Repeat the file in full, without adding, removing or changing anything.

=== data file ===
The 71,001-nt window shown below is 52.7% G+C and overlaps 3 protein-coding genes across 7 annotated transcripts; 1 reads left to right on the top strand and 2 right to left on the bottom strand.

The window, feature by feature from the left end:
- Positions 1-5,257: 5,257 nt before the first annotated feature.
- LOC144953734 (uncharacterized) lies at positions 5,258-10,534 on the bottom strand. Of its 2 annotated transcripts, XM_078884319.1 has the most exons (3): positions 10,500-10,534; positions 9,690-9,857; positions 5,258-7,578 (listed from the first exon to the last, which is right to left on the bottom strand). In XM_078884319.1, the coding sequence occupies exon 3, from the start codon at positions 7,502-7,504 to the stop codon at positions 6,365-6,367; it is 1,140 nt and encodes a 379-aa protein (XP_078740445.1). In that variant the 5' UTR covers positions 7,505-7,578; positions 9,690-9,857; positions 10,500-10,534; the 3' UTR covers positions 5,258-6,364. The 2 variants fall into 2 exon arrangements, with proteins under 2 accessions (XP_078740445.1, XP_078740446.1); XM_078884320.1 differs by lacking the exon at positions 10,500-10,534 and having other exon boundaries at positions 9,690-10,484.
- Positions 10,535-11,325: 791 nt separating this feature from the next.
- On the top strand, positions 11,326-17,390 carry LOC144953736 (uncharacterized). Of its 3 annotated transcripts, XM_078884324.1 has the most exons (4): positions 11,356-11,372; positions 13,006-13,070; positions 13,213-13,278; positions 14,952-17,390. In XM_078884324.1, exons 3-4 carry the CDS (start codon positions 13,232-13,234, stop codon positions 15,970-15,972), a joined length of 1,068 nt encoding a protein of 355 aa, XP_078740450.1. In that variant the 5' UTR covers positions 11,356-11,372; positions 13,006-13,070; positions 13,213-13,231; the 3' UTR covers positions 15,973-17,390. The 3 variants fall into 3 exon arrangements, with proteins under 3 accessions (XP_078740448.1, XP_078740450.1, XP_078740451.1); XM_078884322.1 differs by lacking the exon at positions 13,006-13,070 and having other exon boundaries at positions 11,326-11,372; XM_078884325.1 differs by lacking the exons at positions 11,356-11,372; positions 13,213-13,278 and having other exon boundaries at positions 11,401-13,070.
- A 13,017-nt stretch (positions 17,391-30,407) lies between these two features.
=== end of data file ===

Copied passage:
The 71,001-nt window shown below is 52.7% G+C and overlaps 3 protein-coding genes across 7 annotated transcripts; 1 reads left to right on the top strand and 2 right to left on the bottom strand.

The window, feature by feature from the left end:
- Positions 1-5,257: 5,257 nt before the first annotated feature.
- LOC144953734 (uncharacterized) lies at positions 5,258-10,534 on the bottom strand. Of its 2 annotated transcripts, XM_078884319.1 has the most exons (3): positions 10,500-10,534; positions 9,690-9,857; positions 5,258-7,578 (listed from the first exon to the last, which is right to left on the bottom strand). In XM_078884319.1, the coding sequence occupies exon 3, from the start codon at positions 7,502-7,504 to the stop codon at positions 6,365-6,367; it is 1,140 nt and encodes a 379-aa protein (XP_078740445.1). In that variant the 5' UTR covers positions 7,505-7,578; positions 9,690-9,857; positions 10,500-10,534; the 3' UTR covers positions 5,258-6,364. The 2 variants fall into 2 exon arrangements, with proteins under 2 accessions (XP_078740445.1, XP_078740446.1); XM_078884320.1 differs by lacking the exon at positions 10,500-10,534 and having other exon boundaries at positions 9,690-10,484.
- Positions 10,535-11,325: 791 nt separating this feature from the next.
- On the top strand, positions 11,326-17,390 carry LOC144953736 (uncharacterized). Of its 3 annotated transcripts, XM_078884324.1 has the most exons (4): positions 11,356-11,372; positions 13,006-13,070; positions 13,213-13,278; positions 14,952-17,390. In XM_078884324.1, exons 3-4 carry the CDS (start codon positions 13,232-13,234, stop codon positions 15,970-15,972), a joined length of 1,068 nt encoding a protein of 355 aa, XP_078740450.1. In that variant the 5' UTR covers positions 11,356-11,372; positions 13,006-13,070; positions 13,213-13,231; the 3' UTR covers positions 15,973-17,390. The 3 variants fall into 3 exon arrangements, with proteins under 3 accessions (XP_078740448.1, XP_078740450.1, XP_078740451.1); XM_078884322.1 differs by lacking the exon at positions 13,006-13,070 and having other exon boundaries at positions 11,326-11,372; XM_078884325.1 differs by lacking the exons at positions 11,356-11,372; positions 13,213-13,278 and having other exon boundaries at positions 11,401-13,070.
- A 13,017-nt stretch (positions 17,391-30,407) lies between these two features.